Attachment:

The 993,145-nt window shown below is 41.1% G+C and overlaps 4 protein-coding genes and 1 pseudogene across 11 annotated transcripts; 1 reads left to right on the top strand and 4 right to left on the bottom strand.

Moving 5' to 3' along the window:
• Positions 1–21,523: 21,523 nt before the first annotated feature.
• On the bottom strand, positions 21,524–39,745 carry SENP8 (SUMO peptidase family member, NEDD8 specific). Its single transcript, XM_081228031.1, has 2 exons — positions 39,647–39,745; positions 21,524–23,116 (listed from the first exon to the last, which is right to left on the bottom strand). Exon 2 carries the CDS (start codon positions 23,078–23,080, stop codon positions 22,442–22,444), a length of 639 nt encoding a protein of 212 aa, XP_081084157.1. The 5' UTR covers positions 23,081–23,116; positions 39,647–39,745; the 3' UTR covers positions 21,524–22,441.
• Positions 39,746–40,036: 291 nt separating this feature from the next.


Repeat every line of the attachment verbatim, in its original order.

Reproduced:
The 993,145-nt window shown below is 41.1% G+C and overlaps 4 protein-coding genes and 1 pseudogene across 11 annotated transcripts; 1 reads left to right on the top strand and 4 right to left on the bottom strand.

Moving 5' to 3' along the window:
• Positions 1–21,523: 21,523 nt before the first annotated feature.
• On the bottom strand, positions 21,524–39,745 carry SENP8 (SUMO peptidase family member, NEDD8 specific). Its single transcript, XM_081228031.1, has 2 exons — positions 39,647–39,745; positions 21,524–23,116 (listed from the first exon to the last, which is right to left on the bottom strand). Exon 2 carries the CDS (start codon positions 23,078–23,080, stop codon positions 22,442–22,444), a length of 639 nt encoding a protein of 212 aa, XP_081084157.1. The 5' UTR covers positions 23,081–23,116; positions 39,647–39,745; the 3' UTR covers positions 21,524–22,441.
• Positions 39,746–40,036: 291 nt separating this feature from the next.